By Greg Neyman
© Old Earth Ministries
This question was published in Dr. John's Q&A by John Morris in March 1999. I know the answer to this. Because they are smart!
Morris starts out by saying that old earth proponents appeal to one of the church fathers, in this case he mentions Augustine, and claims that they believed in old earth ideas. While interesting, I do not do this, nor do I recommend others do this. We have the evidence ourselves...we should not have to appeal to other people to support our belief. For more on this, see the article Church Fathers.
Morris says of the seminary professors...
The one thing they are unable to do, however, is to show how Scripture, using standard methods of Scripture interpretation, directly points to an old earth.
One must interpret this to get the true meaning. What Morris views as "standard methods" are anything but. Theologians who interpret the Bible to be young earth will naturally have rules of interpretation that supports their viewpoint. One great example is the use of an ordinal with the Hebrew word "yom", as in "first day", referring to the first day of creation. Someone noticed this pattern, and it became a rule...an argument for the young earth interpretation. However, this rule did not exist prior to the creation science debate of our present time. (For more on Yom, see Word Study: Yom.)
What Morris is really implying is that young earth interpretation is the "standard." There are plenty of seminary professors who would disagree with his position.
Morris is correct in one thing...the Bible does not directly point to an old earth. However, it does not directly point to a young earth either! You can easily interpret it as both young or old, depending on your preferences.
From this point, Morris moves into the scientific world, saying that science claims and theories are self-correcting. When a claim is put forth, others examine it, and will tell the original author if it is right or wrong. This is known as peer-review. He contrasts this with evolution, which in his viewpoint is not scientific, and this "peer-review" is not happening. One look at scientific literature will dispel this myth.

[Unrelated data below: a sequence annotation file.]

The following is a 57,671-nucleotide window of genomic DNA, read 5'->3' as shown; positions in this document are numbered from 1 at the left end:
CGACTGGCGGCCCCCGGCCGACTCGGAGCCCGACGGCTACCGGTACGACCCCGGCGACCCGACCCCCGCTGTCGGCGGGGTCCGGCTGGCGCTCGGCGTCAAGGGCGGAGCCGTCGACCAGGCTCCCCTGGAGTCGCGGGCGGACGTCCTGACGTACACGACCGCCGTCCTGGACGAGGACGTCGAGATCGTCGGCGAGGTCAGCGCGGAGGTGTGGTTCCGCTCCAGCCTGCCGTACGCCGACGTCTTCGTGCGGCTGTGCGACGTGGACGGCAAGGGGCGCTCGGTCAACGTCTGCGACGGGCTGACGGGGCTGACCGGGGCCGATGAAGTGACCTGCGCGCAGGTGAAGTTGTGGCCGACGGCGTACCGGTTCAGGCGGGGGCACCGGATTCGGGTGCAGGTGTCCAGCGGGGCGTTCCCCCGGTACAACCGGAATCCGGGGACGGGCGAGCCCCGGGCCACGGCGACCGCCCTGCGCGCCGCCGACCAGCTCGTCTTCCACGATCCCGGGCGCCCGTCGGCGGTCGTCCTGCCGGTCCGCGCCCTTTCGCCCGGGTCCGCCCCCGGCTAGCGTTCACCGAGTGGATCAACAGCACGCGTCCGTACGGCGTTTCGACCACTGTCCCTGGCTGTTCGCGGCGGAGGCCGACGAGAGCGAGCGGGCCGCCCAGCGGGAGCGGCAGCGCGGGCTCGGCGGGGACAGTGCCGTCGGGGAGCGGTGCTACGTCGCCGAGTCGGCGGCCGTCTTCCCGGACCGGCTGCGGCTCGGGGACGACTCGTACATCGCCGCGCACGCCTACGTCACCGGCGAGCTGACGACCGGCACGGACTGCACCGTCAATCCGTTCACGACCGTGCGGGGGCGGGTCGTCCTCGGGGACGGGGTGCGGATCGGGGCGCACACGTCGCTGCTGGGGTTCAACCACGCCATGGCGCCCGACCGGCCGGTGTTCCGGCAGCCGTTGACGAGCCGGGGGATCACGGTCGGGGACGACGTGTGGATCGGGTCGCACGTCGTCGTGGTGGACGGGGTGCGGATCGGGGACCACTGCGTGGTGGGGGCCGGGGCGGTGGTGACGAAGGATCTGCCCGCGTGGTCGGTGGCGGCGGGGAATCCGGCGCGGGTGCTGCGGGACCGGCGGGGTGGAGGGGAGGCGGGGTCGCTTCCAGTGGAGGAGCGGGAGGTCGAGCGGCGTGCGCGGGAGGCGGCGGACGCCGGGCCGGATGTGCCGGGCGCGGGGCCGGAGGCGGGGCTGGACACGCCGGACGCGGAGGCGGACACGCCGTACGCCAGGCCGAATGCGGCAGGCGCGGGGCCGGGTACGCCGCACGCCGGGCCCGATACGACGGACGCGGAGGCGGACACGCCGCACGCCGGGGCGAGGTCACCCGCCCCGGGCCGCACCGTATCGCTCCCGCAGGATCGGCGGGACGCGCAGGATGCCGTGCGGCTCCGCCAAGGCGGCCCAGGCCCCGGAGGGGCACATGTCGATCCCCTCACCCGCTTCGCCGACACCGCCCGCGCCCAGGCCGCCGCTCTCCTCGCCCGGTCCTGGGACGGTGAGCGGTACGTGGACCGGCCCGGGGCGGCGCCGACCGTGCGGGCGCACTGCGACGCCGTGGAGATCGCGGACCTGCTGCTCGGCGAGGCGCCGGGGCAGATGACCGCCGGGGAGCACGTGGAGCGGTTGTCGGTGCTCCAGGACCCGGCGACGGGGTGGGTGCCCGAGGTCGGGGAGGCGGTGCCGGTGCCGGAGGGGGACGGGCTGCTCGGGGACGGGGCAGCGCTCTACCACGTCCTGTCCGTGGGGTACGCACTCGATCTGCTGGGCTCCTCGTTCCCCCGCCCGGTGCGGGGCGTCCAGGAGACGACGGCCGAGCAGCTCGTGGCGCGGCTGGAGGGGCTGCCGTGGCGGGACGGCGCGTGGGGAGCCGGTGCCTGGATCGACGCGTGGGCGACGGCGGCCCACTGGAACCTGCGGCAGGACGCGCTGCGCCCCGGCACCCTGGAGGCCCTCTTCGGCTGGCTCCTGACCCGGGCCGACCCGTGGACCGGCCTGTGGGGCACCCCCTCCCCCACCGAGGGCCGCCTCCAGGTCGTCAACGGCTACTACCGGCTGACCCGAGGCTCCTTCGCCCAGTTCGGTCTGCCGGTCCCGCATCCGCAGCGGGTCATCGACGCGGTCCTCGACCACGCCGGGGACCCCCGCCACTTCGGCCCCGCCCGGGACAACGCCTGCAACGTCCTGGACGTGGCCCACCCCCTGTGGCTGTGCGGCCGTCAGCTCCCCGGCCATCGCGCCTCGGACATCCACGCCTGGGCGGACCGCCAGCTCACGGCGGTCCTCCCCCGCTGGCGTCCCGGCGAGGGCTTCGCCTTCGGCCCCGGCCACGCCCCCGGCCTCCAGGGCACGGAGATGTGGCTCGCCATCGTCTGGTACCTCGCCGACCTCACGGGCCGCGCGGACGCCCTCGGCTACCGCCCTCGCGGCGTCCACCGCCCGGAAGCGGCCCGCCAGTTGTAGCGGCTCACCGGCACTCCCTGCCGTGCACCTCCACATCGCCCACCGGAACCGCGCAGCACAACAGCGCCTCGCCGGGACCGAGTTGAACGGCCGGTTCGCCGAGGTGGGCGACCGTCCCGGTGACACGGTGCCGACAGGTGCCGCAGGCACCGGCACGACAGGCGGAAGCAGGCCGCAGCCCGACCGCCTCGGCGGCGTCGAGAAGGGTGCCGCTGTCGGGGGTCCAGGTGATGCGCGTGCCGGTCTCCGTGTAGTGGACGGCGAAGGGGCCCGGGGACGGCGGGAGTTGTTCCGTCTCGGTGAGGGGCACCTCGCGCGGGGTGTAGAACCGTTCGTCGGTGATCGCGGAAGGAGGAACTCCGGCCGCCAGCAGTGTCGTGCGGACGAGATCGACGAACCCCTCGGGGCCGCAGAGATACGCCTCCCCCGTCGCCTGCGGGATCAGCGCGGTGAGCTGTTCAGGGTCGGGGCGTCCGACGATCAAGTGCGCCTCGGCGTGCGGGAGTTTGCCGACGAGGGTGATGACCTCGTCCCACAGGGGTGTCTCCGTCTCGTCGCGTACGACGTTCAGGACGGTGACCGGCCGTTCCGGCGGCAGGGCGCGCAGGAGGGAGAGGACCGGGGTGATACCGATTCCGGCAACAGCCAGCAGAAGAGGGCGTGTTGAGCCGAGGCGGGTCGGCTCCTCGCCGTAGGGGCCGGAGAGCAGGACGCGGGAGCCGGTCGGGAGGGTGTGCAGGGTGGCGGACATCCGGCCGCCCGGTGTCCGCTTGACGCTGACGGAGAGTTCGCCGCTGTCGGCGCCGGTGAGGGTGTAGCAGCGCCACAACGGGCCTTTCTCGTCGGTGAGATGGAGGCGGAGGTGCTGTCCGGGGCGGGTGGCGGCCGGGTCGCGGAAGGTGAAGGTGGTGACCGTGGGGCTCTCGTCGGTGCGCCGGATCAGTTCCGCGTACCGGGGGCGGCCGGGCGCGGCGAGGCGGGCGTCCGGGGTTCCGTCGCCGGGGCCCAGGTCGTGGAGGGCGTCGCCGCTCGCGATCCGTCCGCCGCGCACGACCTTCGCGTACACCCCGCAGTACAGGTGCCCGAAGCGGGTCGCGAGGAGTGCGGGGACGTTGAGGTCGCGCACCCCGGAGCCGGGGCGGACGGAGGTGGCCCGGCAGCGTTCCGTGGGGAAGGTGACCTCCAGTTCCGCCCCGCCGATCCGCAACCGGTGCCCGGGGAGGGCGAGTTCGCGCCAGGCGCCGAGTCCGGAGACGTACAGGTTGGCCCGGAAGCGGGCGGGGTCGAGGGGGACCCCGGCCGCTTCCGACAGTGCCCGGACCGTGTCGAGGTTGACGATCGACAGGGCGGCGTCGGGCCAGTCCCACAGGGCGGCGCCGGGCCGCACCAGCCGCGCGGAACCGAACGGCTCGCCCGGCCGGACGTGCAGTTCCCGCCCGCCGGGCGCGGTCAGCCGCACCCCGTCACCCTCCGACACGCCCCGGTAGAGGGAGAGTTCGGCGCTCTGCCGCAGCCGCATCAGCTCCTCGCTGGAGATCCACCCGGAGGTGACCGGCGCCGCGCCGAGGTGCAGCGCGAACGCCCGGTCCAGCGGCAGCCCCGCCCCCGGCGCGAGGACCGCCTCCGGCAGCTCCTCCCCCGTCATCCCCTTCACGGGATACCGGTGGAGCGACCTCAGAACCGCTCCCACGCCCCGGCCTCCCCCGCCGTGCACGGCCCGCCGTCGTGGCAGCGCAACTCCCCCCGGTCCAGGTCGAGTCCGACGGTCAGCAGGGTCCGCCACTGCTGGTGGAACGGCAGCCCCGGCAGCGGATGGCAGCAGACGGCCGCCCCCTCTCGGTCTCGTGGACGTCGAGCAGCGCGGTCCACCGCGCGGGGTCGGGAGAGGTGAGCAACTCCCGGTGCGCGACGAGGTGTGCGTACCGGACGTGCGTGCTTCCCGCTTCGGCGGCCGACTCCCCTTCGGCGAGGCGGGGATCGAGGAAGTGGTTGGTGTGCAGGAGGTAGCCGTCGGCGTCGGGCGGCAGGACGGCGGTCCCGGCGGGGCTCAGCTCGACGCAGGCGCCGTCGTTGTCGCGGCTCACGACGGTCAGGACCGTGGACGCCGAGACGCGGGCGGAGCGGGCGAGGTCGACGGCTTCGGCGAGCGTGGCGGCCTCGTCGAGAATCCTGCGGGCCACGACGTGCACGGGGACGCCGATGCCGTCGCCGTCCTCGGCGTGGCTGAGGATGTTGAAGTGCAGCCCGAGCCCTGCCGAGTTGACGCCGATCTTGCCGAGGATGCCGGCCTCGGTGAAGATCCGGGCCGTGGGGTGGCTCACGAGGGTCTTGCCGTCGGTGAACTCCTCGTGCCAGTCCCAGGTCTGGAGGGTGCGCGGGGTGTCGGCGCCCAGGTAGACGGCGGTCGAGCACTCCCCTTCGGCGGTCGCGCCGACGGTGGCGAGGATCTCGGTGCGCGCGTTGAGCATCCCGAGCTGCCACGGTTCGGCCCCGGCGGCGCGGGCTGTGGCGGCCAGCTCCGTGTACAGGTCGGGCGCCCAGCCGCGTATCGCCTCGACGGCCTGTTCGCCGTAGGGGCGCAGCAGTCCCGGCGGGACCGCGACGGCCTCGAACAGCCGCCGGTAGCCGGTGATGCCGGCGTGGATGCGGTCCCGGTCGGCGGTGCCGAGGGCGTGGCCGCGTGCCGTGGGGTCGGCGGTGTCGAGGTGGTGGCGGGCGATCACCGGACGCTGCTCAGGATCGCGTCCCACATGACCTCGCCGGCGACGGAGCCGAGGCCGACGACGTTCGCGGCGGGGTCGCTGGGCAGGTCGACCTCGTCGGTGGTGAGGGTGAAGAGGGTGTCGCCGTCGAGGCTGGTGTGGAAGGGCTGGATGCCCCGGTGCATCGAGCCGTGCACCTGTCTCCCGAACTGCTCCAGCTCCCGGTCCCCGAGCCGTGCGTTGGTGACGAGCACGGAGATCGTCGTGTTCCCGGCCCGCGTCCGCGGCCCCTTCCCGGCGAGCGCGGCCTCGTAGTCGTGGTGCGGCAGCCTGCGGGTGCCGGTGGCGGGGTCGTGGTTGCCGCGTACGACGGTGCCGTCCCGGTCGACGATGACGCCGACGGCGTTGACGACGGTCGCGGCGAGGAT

Morris makes the fantastic claim that "catastrophism is the rule in geology." If one tries to interpret the rocks of the earth in light of a young earth global flood, this is true, but this theory is full of problems. Geology does show evidence of catastrophic events within a uniformitarian framework, but it certainly is not the rule of geology. Most of the evidence is uniformitarian.
Morris finishes by saying that they accept or condone old earth interpretations because of their wrong training, or their desire to be accepted by their peers. Actually, they accurately examine the evidence. Nothing that Morris presents lends credence to his claims. And, since God does not care what you believe about creation, neither should you.
Dr. John's Q&A #123, published on the web at http://www.icr.org/index.php?module=articles&action=view&ID=1193
If you are not a Christian, and you have been holding out on making a decision for Christ because the Church always preached a message that was contrary to what you saw in the scientific world, then rest assured that the Bible is the inerrant Word of God, and you can believe in Christ and receive salvation, while still believing in an old earth. Click here for more.
Are you a Christian who believes in young earth creationism? Now that we have shown the many difficulties of the young earth creation science model in this and many other articles, how does this impact your Christian life? If you are a young-earth creationism believer, click here.
To learn more
about old earth creationism, see
Old Earth Belief,
or check out the article
Can You Be A
Christian and Believe in an Old Earth?
Feel free to check out more of this website. Our goal is to provide rebuttals to the bad science behind young earth creationism, and honor God by properly presenting His creation.